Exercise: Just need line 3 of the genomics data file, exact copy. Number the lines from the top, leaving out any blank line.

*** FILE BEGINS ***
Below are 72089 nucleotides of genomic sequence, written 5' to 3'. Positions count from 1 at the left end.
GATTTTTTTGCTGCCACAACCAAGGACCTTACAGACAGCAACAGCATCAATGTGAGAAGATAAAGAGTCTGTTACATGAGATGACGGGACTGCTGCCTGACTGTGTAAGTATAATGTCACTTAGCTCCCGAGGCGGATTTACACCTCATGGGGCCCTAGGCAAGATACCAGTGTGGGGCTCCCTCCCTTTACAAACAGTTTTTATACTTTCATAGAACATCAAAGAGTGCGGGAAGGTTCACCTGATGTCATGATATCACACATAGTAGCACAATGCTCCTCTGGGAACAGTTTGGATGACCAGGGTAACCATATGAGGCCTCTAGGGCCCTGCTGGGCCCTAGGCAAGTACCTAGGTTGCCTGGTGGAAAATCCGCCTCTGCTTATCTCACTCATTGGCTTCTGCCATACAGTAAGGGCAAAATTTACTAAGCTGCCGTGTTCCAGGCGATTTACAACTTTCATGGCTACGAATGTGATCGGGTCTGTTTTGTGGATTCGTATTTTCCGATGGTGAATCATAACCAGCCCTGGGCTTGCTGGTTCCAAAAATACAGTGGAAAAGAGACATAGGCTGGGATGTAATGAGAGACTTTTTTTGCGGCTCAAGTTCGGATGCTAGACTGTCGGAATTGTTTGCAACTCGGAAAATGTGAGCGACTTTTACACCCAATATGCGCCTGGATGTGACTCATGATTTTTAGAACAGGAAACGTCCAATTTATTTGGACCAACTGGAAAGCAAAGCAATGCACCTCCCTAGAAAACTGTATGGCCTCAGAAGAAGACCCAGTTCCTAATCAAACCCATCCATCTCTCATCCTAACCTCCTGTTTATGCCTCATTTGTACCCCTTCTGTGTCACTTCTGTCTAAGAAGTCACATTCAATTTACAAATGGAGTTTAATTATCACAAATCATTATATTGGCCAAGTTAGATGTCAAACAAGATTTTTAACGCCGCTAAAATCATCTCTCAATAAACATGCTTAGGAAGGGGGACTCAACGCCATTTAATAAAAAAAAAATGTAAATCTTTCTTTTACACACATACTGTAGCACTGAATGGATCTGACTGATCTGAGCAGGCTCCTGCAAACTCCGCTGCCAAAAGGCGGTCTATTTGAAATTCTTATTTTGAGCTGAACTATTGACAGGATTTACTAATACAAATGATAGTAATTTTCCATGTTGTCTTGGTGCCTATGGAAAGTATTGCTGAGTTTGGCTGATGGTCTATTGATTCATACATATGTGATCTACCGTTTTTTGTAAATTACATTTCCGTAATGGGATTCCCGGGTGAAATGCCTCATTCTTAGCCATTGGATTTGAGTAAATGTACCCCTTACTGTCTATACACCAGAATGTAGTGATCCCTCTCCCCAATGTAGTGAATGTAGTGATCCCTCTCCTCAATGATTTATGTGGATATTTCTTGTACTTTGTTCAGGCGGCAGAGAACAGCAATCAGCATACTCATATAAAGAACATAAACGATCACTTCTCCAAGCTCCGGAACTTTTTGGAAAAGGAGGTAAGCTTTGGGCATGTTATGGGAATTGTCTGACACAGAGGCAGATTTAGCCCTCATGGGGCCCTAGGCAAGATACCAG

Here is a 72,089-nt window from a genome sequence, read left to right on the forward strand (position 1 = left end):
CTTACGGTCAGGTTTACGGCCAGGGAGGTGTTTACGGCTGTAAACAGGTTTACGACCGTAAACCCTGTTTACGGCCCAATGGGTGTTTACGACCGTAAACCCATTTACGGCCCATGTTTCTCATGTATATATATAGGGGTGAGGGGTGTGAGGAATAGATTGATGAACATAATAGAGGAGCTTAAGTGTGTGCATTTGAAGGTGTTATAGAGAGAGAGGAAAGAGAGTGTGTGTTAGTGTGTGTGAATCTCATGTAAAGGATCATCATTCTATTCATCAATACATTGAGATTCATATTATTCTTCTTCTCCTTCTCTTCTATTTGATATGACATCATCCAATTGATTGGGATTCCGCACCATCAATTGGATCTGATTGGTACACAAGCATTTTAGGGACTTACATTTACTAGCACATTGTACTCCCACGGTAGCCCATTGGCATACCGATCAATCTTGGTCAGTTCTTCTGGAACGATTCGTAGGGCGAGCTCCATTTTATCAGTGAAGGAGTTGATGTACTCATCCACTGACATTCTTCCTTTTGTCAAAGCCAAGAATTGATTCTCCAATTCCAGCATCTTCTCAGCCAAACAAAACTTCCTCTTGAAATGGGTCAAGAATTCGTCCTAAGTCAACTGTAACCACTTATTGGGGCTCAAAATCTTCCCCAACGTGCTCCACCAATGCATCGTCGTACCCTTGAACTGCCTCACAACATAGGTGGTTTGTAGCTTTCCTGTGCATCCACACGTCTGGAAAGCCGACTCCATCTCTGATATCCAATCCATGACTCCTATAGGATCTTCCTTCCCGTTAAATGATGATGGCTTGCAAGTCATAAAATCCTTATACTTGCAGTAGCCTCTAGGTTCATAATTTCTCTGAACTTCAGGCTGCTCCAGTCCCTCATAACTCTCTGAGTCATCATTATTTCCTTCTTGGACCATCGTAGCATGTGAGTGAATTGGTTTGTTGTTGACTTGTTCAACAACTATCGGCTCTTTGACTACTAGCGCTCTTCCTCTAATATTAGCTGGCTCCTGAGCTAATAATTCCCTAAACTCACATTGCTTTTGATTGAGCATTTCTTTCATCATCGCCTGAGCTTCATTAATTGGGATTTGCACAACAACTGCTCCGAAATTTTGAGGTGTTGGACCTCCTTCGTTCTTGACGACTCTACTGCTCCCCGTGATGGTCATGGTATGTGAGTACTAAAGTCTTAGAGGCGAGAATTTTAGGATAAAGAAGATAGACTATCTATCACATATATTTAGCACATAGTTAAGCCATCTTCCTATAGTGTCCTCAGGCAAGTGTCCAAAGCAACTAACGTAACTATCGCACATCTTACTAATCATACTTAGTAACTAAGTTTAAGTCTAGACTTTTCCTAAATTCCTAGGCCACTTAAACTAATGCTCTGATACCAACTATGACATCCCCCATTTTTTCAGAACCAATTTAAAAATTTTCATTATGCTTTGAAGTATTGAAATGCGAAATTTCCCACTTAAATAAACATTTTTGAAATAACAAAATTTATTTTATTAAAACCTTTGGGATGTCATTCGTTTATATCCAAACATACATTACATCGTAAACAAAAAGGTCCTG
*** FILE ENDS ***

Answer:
Here is a 72,089-nt window from a genome sequence, read left to right on the forward strand (position 1 = left end):